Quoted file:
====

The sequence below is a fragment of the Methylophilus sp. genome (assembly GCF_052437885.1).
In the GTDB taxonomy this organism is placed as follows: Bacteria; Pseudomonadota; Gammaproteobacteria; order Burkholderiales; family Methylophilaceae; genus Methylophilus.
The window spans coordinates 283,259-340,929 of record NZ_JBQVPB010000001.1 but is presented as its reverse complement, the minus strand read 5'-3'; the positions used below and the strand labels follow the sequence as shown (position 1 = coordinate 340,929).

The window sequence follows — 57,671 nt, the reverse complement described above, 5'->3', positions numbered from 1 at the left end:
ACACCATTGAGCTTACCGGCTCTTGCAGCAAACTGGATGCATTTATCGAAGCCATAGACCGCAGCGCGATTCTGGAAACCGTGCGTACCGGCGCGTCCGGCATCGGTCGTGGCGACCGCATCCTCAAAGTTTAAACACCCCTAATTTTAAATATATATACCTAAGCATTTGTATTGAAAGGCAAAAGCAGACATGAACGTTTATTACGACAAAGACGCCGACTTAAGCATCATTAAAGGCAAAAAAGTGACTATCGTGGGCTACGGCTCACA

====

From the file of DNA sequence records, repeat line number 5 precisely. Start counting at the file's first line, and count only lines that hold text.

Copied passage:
ACACCATTGAGCTTACCGGCTCTTGCAGCAAACTGGATGCATTTATCGAAGCCATAGACCGCAGCGCGATTCTGGAAACCGTGCGTACCGGCGCGTCCGGCATCGGTCGTGGCGACCGCATCCTCAAAGTTTAAACACCCCTAATTTTAAATATATATACCTAAGCATTTGTATTGAAAGGCAAAAGCAGACATGAACGTTTATTACGACAAAGACGCCGACTTAAGCATCATTAAAGGCAAAAAAGTGACTATCGTGGGCTACGGCTCACA